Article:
Dakota Fanning, Michelle Pfeiffer and Aaron Eckhart in The First Lady

Dakota Fanning, Michelle Pfeiffer and Aaron Eckhart in The First Lady (Image credit: Murray Close/SHOWTIME)

While Eleanor stays closely tied to politics even after her husband’s death, Betty Ford branches out with a project that uses her personal experience as a foundation. Addiction is something she denied during the painful intervention scenes in the penultimate episode, but her time in rehab has been eye-opening. Her roommates offer support and one woman reveals she was ready to quit until she discovered that the first lady would join them. A group therapy session offers Pfeiffer the stage to showcase the raw vulnerability that has made this the standout narrative in the series.

The development of what will become the Betty Ford Center (a name Betty is, at first, uncomfortable giving to the rehab center) is born out of the reality there is a severe lack of places for addicts to seek treatment. Again, as with Eleanor’s UN appointment, it does feel like the logical step that uses Betty’s talents and personal connection to good use.

Now that she is no longer under the fog of pills and booze, there is a relaxed atmosphere at home with her husband and daughter. Only two years in the White House, but her legacy continues to this day. 

Betty’s speech when she received the Presidential Medal of Freedom in 1991 (opens in new tab) (the remarks in the show are a fabrication) uses the recurring dance metaphor in both flashbacks and present-day Betty scenes. This on-the-nose symbolism is a weaker element of The First Lady, which is partially hidden by the terrific performances. 

On a personal note, I went into this series knowing little about Betty Ford beyond the rehab center and now I am reading the biography by Lisa McCubbin (opens in new tab). The slightness of the series has encouraged further reading.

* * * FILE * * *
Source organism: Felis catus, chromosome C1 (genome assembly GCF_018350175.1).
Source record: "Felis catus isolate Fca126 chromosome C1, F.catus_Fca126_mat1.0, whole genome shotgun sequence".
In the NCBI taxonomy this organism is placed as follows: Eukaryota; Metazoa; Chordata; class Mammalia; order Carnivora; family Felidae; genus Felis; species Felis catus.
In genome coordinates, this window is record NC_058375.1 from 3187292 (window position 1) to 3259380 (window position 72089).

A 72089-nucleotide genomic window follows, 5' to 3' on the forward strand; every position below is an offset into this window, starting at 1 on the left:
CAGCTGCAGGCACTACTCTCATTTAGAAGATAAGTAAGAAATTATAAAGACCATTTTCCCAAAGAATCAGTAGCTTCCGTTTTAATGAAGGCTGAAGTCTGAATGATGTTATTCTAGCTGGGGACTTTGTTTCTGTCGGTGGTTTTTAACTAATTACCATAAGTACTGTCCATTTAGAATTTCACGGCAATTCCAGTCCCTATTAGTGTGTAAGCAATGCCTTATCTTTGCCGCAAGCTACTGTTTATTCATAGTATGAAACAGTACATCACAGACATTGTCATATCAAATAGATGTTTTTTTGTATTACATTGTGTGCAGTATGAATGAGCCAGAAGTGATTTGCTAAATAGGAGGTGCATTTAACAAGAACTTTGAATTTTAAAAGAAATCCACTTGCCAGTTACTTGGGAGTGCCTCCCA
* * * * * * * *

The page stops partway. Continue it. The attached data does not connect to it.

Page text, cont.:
Viola Davis in The First Lady

Viola Davis and O-T Fagbenle in The First Lady (Image credit: Jackson Lee Davis/SHOWTIME)

In contrast, most viewers know Michelle Obama, meaning this portrayal was always going to be the most challenging task. We've said it a few times, but it's too soon to dramatize the 2016 election followed by the inauguration of President Trump. Yes, the visible rage behind closed doors is s different angle, but the thought of Malia Obama (Lexi Underwood) tweeting about how much she hates Trump is a stretch. It also doesn’t help that whereas Eleanor and Betty’s stories have concluded, Michelle’s is ongoing. 

Seeing Michelle visiting schools and appearing at book signings — the recreation of the Becoming (opens in new tab) cover is uncanny — doesn’t feel like much of a coda. Her former Princeton roommate uses a book signing to apologize for her mother’s racism, leading to her changing rooms several decades earlier. It's another case of unsubtle storytelling, thanks to the juxtaposition with a young Black tween excited by meeting Michelle.

A callback to the letter Michelle received from Betty Ford is a full-circle moment meant to capture the title that links them all. It can’t help but feel overwrought and clunky. 

While The First Lady has been entertaining, it never reached the heights of the women it is portraying or the talented cast in each of these roles.

All episodes of The First Lady can be watched on the Showtime app in the US. The series can be watched on Paramount Plus in the UK starting June 22.

Emma Fraser spends most of her time writing about TV, fashion, and costume design; Dana Scully is the reason she loves a pantsuit. Words can also be found at Vulture, Elle, Primetimer, Collider, Little White Lies, Observer, and Girls on Tops. Emma has a Master’s in Film and Television, started a (defunct) blog that mainly focused on Mad Men in 2010, and has been getting paid to write about TV since 2015. It goes back way further as she got her big start making observations in her diary about My So-Called Life’s Angela Chase (and her style) at 14.